Two of our three patients were successfully treated conservatively. In the third case, laparotomy was performed owing to worsening of symptoms and signs of peritoneal irritation. In this case, complicating intestinal necrosis indicated resection of the affected hemorrhagic segment.

Conclusion

The recognition of intramural intestinal hematoma induced by anticoagulant drugs as a clinical entity is vitally important in diagnosis and treatment of this condition. A high index of suspicion of this rare complication of over-anticoagulation is required for making an accurate diagnosis.

Intramural hematoma of the small bowel should be searched for in any patient with abdominal pain who is receiving anticoagulant therapy, especially if the INR is excessively prolonged.

It is extremely important to recognize this condition in order to avoid an unnecessary operation, since the outcome is usually excellent after conservative treatment.

Notes

Conflict of interest

On behalf of all authors, the corresponding author states that there are no conflicts of interest.

References

  1. 1.
    Altikaya N, Parlakgüms A, Demir S, Yildirim T (2011) Small bowel obstruction caused by intramural hematoma sencondry to warfarin therapy: a report of two cases. Turk J Gastroenterol 22(2):199–202PubMedGoogle Scholar
  2. 2.
    McLauchlan J (1883) Fatal false aneurysmal tumour occupying nearly the whole of the duodenum. Lancet 2:203–205Google Scholar
  3. 3.
    Sutherland GA (1904) Intussusception and Henoch’s purpura. Br J Dis Child 1:23–28Google Scholar
  4. 4.
    Liu Y, Yang S, Tong Q (2011) Spontaneous intramural hematoma of colon. Clin Gastroenterol Hepato (Epub)Google Scholar
  5. 5.
    Jarry J, Biscay D, Lepront D et al (2008) Spontaneous intramural haematoma of the sigmoid colon causing acute intestinal obstruction in a haemophiliac: report of a case. Haemophilia 14(2):383–384PubMedCrossRefGoogle Scholar
  6. 6.
    Shimodaira M, Nakajima Y, Akiyama T, Koyama S (2011) Spontaneous intramural haematoma of the oesophagus. Intern Med J 41(7):577–578PubMedCrossRefGoogle Scholar
  7. 7.
    Abbas MA, Collins JM, Olden KW (2002) Spontaneous intramural small bowel hematoma: imaging findings and outcome. Am J Roentgenol 179(6):1389–1394CrossRefGoogle Scholar
  8. 8.
    Abbas MA, Collins JM, Olden KW, Kelly KA (2002) Spontaneous intramural bowel hematoma: clinical presentation and long germ outcome. Arch surg 137:306–310PubMedCrossRefGoogle Scholar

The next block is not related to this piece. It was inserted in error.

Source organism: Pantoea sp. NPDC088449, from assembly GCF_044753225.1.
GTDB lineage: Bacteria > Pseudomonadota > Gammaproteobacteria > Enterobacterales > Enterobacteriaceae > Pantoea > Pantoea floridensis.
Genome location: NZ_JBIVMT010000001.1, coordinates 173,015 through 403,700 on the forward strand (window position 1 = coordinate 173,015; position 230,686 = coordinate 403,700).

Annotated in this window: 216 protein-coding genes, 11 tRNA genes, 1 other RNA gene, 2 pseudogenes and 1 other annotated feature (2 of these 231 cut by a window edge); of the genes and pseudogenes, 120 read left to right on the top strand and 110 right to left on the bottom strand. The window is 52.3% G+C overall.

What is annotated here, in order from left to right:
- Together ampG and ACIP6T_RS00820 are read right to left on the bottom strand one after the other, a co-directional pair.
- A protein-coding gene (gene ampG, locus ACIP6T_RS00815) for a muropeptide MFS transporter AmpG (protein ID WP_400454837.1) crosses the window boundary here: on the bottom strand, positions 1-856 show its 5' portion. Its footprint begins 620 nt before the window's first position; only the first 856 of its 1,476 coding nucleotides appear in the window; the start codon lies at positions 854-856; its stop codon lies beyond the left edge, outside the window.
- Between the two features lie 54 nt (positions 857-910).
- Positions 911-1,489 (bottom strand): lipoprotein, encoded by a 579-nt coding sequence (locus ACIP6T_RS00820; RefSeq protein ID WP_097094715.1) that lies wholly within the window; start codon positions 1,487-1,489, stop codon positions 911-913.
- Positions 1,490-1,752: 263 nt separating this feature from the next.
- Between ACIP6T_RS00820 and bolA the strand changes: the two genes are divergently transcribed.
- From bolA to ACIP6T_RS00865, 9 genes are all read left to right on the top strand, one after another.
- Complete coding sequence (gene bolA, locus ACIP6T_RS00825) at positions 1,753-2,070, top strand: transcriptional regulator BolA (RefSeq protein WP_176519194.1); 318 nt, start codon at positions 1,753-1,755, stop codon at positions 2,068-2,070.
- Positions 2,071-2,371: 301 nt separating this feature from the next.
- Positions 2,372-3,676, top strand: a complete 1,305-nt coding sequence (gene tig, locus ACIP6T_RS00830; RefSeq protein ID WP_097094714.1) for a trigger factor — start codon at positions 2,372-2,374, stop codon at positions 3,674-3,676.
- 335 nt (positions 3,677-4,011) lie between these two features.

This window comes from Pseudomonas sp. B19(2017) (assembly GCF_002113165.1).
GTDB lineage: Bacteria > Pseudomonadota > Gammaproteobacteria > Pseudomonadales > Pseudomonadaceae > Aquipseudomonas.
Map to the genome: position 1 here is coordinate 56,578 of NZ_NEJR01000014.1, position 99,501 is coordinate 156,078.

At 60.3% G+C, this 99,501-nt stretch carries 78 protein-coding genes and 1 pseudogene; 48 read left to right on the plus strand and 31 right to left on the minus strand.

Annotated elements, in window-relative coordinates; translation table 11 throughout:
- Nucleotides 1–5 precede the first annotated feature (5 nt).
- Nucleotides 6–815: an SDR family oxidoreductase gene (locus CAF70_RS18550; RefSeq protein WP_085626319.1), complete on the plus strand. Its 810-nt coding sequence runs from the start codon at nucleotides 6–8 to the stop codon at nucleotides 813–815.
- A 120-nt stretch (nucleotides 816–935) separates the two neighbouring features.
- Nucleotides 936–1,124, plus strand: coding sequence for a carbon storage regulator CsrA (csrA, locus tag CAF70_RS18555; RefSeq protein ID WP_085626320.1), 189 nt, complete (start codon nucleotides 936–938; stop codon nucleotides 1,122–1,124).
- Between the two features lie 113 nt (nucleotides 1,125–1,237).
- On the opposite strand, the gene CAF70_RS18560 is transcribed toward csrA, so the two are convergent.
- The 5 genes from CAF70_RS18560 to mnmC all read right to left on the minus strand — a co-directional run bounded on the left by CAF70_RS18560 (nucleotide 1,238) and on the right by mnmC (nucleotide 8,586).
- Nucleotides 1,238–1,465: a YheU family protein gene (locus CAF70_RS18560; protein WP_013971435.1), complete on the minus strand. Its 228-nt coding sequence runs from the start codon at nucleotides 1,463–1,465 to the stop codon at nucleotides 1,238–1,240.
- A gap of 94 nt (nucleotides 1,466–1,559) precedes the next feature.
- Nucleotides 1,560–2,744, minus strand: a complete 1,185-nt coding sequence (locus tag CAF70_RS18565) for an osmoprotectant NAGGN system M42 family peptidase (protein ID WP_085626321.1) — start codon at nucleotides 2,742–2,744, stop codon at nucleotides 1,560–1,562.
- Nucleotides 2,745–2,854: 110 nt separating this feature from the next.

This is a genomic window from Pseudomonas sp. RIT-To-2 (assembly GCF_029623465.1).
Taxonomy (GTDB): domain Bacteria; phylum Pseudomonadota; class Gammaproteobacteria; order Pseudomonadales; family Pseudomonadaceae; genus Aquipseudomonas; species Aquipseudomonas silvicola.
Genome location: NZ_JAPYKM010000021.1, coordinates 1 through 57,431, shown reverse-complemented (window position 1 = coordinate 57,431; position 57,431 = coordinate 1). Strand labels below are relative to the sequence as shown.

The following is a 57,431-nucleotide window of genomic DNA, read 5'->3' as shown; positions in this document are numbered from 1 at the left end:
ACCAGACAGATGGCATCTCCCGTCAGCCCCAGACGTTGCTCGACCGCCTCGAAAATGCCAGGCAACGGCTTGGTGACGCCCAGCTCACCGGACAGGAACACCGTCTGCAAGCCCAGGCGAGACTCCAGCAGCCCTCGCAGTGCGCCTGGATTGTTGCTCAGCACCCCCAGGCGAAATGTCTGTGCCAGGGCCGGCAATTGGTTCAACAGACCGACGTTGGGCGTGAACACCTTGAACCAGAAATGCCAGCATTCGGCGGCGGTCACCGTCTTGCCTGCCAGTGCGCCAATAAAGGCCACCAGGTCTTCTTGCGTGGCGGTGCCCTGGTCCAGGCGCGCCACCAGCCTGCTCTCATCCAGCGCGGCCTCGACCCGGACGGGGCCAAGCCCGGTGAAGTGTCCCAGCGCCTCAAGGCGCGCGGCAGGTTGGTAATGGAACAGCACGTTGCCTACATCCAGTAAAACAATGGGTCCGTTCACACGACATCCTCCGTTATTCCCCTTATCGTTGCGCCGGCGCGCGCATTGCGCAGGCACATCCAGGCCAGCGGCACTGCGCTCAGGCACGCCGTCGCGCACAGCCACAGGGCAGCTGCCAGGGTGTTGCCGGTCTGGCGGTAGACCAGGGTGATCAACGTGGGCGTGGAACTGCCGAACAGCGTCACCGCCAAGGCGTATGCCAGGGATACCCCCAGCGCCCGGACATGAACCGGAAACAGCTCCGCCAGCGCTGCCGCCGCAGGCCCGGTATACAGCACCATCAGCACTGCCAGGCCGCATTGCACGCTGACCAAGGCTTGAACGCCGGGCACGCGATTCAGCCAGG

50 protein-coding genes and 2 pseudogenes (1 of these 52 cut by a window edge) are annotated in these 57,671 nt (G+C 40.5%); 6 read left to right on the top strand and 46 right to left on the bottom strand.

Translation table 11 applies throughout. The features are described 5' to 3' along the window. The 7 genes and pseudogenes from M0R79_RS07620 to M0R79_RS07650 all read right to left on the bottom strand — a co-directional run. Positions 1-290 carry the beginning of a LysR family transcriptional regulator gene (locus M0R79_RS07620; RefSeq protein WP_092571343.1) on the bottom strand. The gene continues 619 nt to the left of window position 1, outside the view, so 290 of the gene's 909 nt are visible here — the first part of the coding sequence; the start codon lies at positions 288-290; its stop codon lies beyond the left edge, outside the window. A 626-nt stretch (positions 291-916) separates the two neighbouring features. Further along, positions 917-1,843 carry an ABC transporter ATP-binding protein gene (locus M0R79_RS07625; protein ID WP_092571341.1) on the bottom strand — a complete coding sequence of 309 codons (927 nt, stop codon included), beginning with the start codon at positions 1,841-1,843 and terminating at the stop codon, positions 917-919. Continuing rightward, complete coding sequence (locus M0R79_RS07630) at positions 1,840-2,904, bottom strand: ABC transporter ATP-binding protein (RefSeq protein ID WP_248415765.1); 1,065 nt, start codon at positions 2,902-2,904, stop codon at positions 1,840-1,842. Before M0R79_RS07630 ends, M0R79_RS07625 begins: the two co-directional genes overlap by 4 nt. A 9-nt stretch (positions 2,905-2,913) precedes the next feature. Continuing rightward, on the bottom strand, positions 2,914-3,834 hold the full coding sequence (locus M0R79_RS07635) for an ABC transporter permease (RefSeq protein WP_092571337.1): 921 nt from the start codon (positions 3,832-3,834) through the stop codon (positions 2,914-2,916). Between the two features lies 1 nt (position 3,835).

9. 9.
    Sorbello MP, Utiyama EM, Parreira JG et al (2007) Spontaneous intramural small bowel hematoma induced by anticoagulant therapy: review and case report. Clinics 62(6):785–790PubMedCrossRefGoogle Scholar
  10. 10.
    Jimenez J (1999) Abdominal pain in a patient using warfarin. Postgrad Med J 75(890):747–748PubMedGoogle Scholar
  11. 11.
    Jones WR, Hardin WJ, Davis JT, Hardy JD (1971) Intramural hematoma of the duodenum. Ann Surg 173(4):534–544PubMedCrossRefGoogle Scholar
  12. 12.
    Shaw PH, Rananathan S, Gaines B (2005) A spontaneous intramural hematoma of the bowel presenting as obstruction in a child receiving low-molecular-weight heparin. J Pediatr Hematol Oncol 27(10):558–560PubMedCrossRefGoogle Scholar
  13. 13.
    Judd DR, Taybi H, King H (1964) Intramural hematoma of the small bowel; a report of two cases and a review of the literature. Arch Surg 89:527–535PubMedCrossRefGoogle Scholar
  14. 14.
    Askey JM (1966) Small bowel obstruction due to intramural hematoma during anticoagulant therapy. Calif Med 104(6):449–453PubMedGoogle Scholar
  15. 15.
    Cheng J, Vemula N, Gendler S (2008) Small bowel obstruction caused by intramural hemorrhage. Secondary to anticoagulant therapy. Acta Gastroenterol Belg 71(3):342–344PubMedGoogle Scholar
  16. 16.
    Rauh P, Uhle C, Ensberg D et al (2008) Sonographic characteristics of intramural bowel hematoma. J Clin Ultrasound 36(6):367–368PubMedCrossRefGoogle Scholar
  17. 17.
    Polat C, Dervisoglu A, Guven H et al (2003) Anticoagulant-induced intramural intestinal hematoma. Am J Emerg Med 21(3):208–211PubMedCrossRefGoogle Scholar
  18. 18.
    Abdel Samie A, Sun R, Theilmann L (2009) A rare cause of obstructive jaundice. Gastroenterology 137(1):40, 394CrossRefGoogle Scholar
  19. 19.
    Shinozaki S, Yamamoto H, Kita H et al (2004) Direct observation with double-balloon enteroscopy of an intestinal intramural hematoma resulting in anticoagulant ileus. Dig Dis Sci 49(6):902–905PubMedCrossRefGoogle Scholar
  20. 20.
    Kwon C, Hyun KK, Kim HY et al (2009) Bowel obstruction caused by an intramural duodenal hematoma: a case report of endoscopic incision and drainage. J Korean Med Sci 24(1):179–183PubMedCrossRefGoogle Scholar
  21. 21.
    Carkman S, Özben V, Saribeyoglu K et al (2010) Spontaneous intramural hematoma of the small intenstine. Turkisch J Trauma Emerg Surg 16(2):165–169Google Scholar
  22. 22.
    Ashley S (1990) Spontaneous mesenteric hematoma and small bowel infarction complication oral anticoagulant therapy. J Royal Soc Med 83:116Google Scholar

Copyright information

© Springer-Verlag Berlin Heidelberg 2012

Authors and Affiliations

  • A. Abdel Samie
    • 1
    Email author
  • R. Sun
    • 1
  • A. Huber
    • 1
  • W. Höpfner
    • 2
  • L. Theilmann
    • 1
  1. 1.Department of GastroenterologyPforzheim HospitalPforzheimDeutschland
  2. 2.Institute for Radiology and Nuclear MedicinePforzheim HospitalPforzheimDeutschland

Personalised recommendations